A more democratically writ and personally divulged undertaking, this second full-length album from New Jersey-based progressive death metal quartet Hath accepts knowing thyself as an ongoing, fluidic process without entirely cinching shut their idealist envision. ‘All That Was Promised‘ internalizes blown expectations and existential wreckage to the point of bursting out, building upon their celebrated debut with thousand-layered subfloor shadows, girthing their atmospheric reach while cutting the path to the listener closer by way of more direct, if not flourish-rich, dialogues.
Hath formed in 2014 between members of progressive and I believe largely instrumental death metal band Ophidius, soon releasing a self-titled EP digitally in 2015. Their debut album ‘Of Rot and Ruin‘ (2019) was a fine album, indicative of the years of work put into its realization. With that said it definitely felt like a debut wherein the first toes hit the sand to feel out Hath‘s sensorial identity. I’d personally not enjoyed some of the rhythm guitar choices and the guitar sound itself — A somewhat digital HM-2 crunch leaving a sort of 2000’s popular European progressive death metal residue on pieces that’d otherwise fit into modern North American interpretations of those standards. (see: review) A personal preference, of course, but fans of later Edge of Sanity would’ve appreciated their touch upon a band that has more in common with Black Crown Initiate or Disillusion. I won’t dwell on comparisons of ‘then’ and ‘now’ in view of ‘All That Was Promised‘ but rather generally state that this second full-length appears to be a better realized Hath experience overall.
So, let’s us not lose sight of reality here in the sense that I’d not previously stated that these guys are talented and professional on an above-ground level presenting niche appropriate levels of detail with great enthusiasm. They’ve not at all pulled back the reigns on the double LP-sized experience of ‘All That Was Promised‘, a more complex and expressive journey through the existentially fraught self which refocuses upon atmosphere and thicker layering as well-chosen points of excess. The overdriven tear of Hath‘s sound is still powered by the bulge of HM-2 layers but not to the point of a typified sound, embracing the thundered crisp of that base tone and spreading it between at least four channels, a sort of illusory scoop that doesn’t lend a blunt edge to their sound. The rhythm guitar tone has plenty of power behind it as the main voice of most pieces here yet it hasn’t swallowed the greater voice available to the album out of turn. The best example of this working brilliantly for my own taste is “Death Complex”, where any ringing or hanging chords have this electrified, sharpened quality to their arching phrases.
Between the first (“Kenosis“) and second (“Lithopaedic“) singles/music videos from the album we’re introduced to the (generally speaking) maximal approach to layering which helps to differentiate this work from the two previous, wherein synth-aided melodic undertones and smartly placed atypical percussion choices make for songs musicians will be thrilled to crank up and dissect. Synth doubled solos, electronic accoutrement beneath choruses, these are largely buried by the hulk of Hath‘s sound but it is all there for folks who’ve hi-fi headphones or multi-speaker setups. The effect is huge, dramatic in its pulse yet arguably a bit of a wall of roaring intimidation right out of the gates. By the second half, or, arguably starting with “Decollation” even, we are getting the calmer viscera of the full listen where some semblance to modern melodic/progressive death metal such as Omnium Gatherum and In Vain begins to shine in their hands. “Casting of the Self” was essentially where it all came together best, the over the top sort of breakthrough piece I’d felt they were trying to write on ‘Of Rot and Ruin‘ without the hum-along quality of its apex figured out.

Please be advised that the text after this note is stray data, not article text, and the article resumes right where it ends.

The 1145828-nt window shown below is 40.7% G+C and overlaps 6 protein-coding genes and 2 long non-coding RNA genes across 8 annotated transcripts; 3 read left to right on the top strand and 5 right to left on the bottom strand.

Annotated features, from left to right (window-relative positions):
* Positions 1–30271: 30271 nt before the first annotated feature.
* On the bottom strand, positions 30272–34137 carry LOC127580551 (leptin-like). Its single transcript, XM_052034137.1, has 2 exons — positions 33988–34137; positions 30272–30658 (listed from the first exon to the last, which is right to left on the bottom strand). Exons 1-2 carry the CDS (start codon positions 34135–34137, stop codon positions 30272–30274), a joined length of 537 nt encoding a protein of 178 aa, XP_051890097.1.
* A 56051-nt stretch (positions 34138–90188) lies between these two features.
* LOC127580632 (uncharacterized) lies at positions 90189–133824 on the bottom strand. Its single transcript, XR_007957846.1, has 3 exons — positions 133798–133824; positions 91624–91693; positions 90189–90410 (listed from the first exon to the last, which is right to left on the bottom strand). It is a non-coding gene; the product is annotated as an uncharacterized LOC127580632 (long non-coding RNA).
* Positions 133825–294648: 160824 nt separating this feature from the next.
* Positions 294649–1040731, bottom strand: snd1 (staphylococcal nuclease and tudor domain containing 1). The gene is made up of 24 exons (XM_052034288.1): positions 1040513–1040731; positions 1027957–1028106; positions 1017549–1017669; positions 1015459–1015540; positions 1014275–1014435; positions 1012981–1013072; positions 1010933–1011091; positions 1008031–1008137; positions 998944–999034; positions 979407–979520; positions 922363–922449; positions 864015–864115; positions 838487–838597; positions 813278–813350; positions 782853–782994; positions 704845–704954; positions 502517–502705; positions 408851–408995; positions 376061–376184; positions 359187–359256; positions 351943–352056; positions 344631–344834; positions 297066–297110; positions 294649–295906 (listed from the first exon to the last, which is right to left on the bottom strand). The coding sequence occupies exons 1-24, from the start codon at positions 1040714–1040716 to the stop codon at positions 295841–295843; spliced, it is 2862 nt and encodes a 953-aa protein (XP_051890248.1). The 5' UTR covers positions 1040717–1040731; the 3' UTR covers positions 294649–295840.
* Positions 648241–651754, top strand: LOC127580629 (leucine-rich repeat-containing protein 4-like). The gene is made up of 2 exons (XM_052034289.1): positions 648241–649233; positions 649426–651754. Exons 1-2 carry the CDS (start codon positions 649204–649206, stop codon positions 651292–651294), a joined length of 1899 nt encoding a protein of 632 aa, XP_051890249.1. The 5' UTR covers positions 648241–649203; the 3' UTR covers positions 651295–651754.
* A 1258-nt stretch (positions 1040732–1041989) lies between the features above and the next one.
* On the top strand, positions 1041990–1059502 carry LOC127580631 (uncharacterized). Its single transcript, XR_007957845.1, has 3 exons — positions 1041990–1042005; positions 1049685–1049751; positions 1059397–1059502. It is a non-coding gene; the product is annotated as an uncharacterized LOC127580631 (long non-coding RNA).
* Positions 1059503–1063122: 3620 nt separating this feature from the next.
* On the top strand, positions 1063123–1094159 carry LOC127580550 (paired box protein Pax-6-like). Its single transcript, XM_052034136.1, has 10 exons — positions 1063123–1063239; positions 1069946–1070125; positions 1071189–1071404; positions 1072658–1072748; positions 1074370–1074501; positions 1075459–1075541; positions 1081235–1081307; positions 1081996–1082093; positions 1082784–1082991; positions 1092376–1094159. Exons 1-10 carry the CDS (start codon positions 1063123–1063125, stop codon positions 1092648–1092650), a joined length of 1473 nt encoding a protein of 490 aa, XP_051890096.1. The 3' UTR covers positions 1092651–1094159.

The final two pieces on the album are equally slow-built and even more pensive with the title track being my favorite song on the album and the third single/album closer “Name Them Yet Build No Monument” more or less completing that thought within a grand scaled progressive metal song. I’d greatly appreciated how this last piece goes just as hard as the start of the album, lending itself to a full listen which cycles well and lets the air back into the room with a big, blasting event. You could argue that the album is front-loaded with dense action and finds itself wandering instead of peaking at the start of its third act but that’d miss the necessary verve of the theme, though I’d agree the full listen does wallow within its midpoint.
As is the case with any above average progressive death metal album, especially one with plenty of aesthetic black metal influenced movements, they’re taking the chance that the listener will indulge in several spins to fully engage in the impossible layers within. I’d gotten there but it’d taken at least a few times through to begin to hear the deep-set tics and well hidden ideas driving the tunefulness of Hath‘s craft. The only constructive criticism I really have is, well, what if those synth nodules and swells took precedence over the weight of the rhythm guitars? Otherwise, yep, you’ve gotten the point that I’ve enjoyed this second record from the band beyond their previous works and I’m looking forward to seeing how it holds up. A high recommendation.
|TITLE:||All That Was Promised|
|RELEASE DATE:||March 4th, 2022|
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